Just as immigrants to Europe are often undocumented, so too their deaths. The UK’s Institute of Race Relations has published a study looking at the known cases in recent years, and it makes for terrible reading from the title onwards: ‘Unwanted, unnoticed: An audit of 160 asylum and immigration-related deaths in Europe’.
Aside from the typically harrowing detail of each case, the study puts together an overview of the main patterns.
How can people be uncounted up to the point, even, of their death? Out of 160 cases, not even the cause of death is known for 32 people. Not. Even. For 43 people, even the basic information of nationality remains unknown.
Table 2 shows the main factors where these are known.
These findings aren’t only important because, well, people died. As the authors put it:
If there is no publicly accessible record of deaths, how can states be held accountable?
Life as an immigrant can be tough. This is true even in the western world. For example, getting a Green Card to live and work in the US is a complex process. Quite often family ties are one of the most popular ways to secure a Green Card.
Under United States immigration law, foreign nationals can obtain a family-based Green Card if they are related to a US citizen or permanent resident. Correspondingly, form I-130 (Petition for Alien Relative) is a US Citizenship and Immigration Services (USCIS) form that is used to prove a valid family relationship exists between a foreign national intending to immigrate to the United States and a US citizen or permanent resident.
Ultimately, the eligibility and ineligibility requirements for form i-130 are complex. If you need help determining who is eligible and ineligible or any other assistance, it might be worthwhile contacting an immigration attorney.
The report calls to mind the CIPOLD review in the UK: the Confidential Inquiry into the premature deaths of people with learning disabilities. Through tracing individual stories of lives and deaths, the study created a set of baseline results that remain the best we have – including:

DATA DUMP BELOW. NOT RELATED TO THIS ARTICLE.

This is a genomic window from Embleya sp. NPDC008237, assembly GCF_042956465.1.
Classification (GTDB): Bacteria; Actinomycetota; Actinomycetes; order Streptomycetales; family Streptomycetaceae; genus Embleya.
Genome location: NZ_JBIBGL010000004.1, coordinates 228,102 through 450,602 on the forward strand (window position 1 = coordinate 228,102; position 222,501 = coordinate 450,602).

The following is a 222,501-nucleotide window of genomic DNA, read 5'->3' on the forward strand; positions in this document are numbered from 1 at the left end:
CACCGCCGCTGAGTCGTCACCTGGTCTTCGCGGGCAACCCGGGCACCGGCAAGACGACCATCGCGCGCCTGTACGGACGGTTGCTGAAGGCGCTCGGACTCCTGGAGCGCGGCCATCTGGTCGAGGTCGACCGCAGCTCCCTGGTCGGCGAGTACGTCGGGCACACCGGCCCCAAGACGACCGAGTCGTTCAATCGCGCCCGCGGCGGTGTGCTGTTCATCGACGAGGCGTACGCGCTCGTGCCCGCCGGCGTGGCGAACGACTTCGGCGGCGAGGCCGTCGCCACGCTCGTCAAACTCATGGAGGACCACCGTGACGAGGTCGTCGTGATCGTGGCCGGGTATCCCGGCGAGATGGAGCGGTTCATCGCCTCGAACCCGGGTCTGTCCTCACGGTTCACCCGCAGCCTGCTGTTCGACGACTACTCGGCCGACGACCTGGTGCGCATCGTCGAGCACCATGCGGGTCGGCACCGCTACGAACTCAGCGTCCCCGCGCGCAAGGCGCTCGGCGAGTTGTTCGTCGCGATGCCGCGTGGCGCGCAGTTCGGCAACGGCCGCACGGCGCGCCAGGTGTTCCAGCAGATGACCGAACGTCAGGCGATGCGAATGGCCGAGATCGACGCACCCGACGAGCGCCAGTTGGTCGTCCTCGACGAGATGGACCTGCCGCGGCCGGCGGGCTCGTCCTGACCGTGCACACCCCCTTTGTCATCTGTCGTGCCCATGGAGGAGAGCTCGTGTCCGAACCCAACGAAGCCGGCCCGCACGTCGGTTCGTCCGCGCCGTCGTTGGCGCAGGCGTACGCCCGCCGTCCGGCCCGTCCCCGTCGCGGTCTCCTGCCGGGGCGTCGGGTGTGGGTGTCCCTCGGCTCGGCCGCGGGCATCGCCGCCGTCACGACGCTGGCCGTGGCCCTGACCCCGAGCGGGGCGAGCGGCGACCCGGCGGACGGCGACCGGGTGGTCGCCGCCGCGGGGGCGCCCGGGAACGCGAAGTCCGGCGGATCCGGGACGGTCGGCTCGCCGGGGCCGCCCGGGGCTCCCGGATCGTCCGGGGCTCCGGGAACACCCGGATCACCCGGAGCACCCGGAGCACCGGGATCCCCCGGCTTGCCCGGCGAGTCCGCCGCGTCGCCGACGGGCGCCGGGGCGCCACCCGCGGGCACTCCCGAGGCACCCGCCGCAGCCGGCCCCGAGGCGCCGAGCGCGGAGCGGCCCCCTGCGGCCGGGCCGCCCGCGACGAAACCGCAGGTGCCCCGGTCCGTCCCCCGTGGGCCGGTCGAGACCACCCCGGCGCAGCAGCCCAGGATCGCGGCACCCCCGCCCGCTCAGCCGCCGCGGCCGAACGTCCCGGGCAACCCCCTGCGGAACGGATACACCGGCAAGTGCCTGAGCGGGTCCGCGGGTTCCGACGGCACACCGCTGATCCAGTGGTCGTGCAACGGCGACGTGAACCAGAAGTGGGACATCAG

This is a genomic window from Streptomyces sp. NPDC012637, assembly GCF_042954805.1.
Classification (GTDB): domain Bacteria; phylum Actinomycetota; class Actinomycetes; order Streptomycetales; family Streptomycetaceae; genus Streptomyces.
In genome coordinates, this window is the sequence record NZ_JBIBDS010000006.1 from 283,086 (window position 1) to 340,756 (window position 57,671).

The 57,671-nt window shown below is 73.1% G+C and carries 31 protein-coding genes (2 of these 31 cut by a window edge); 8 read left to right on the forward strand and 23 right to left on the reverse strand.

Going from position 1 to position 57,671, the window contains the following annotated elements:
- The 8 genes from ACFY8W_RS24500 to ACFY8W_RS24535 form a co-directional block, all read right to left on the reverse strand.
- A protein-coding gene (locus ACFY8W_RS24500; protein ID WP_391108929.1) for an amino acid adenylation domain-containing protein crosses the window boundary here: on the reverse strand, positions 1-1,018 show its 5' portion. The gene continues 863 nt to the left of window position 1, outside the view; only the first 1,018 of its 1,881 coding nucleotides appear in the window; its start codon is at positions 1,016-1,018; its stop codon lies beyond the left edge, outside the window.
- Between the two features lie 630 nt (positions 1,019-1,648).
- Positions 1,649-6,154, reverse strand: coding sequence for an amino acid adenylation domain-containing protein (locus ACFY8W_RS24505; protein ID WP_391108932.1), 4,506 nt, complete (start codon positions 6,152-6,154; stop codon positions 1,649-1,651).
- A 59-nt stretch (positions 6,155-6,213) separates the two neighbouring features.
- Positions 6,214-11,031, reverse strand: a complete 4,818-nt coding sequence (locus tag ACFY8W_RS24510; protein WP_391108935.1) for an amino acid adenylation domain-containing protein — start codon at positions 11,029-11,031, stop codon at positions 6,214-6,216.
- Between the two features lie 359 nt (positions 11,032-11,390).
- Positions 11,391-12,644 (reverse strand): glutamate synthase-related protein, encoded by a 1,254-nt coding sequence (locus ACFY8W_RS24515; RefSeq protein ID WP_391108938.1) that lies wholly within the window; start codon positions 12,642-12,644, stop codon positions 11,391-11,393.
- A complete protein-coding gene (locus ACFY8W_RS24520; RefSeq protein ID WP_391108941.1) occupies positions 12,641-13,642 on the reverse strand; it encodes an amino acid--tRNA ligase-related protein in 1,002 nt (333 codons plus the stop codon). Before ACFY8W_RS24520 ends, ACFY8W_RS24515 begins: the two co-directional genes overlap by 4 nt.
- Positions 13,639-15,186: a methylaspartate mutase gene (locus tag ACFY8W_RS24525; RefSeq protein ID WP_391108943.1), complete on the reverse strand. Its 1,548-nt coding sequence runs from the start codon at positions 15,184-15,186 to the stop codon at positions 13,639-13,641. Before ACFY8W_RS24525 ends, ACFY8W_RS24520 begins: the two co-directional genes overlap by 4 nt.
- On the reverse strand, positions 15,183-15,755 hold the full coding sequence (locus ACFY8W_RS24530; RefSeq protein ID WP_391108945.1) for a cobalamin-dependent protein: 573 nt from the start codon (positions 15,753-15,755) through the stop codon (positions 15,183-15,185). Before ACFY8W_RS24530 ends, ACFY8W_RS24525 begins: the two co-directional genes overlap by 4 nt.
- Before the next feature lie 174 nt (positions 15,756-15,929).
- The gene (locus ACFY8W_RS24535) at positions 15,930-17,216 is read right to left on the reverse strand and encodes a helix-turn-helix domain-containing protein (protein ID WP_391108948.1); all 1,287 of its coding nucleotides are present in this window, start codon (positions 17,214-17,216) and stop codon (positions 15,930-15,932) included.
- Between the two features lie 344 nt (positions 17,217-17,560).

- men with learning disabilities die, on average, 13 years younger than men in the general population; and
- women with learning disabilities die, on average, 20 years younger than women in the general population. (Intersecting inequalities, anyone?)
These differences are not, to be clear, just a direct result of learning disabilities. They reflect society’s treatment of people who live with learning disabilities. The report finds, for example, that 37% of deaths would have been potentially avoidable if good quality healthcare had been provided (and see Chris Hatton’s powerful comment on discrimination by health specialists). This is awful. People shouldn’t be treated any differently due to learning disabilities. However, as evidence has shown that it may happen more often than we might think, it might be worthwhile for those with learning disabilities to consider taking the time to compare life insurance and find an affordable plan. This should allow people to leave their families with money to cover funeral costs if they pass away prematurely. People can click here to learn some other benefits of life insurance too.
There’s an earlier post here on how the problem of being uncounted with learning disabilities hasn’t been addressed in the UK since CIPOLD, and despite various high-profile scandals.
Not always, but often, an important part of not counting is not caring. And all the more so when the uncounted is a particular group. The phenomenon of Uncounted is not a technical one, but a profoundly political one.
Back to migrants in Europe. Uncounted, from beginning:
Link to the full study.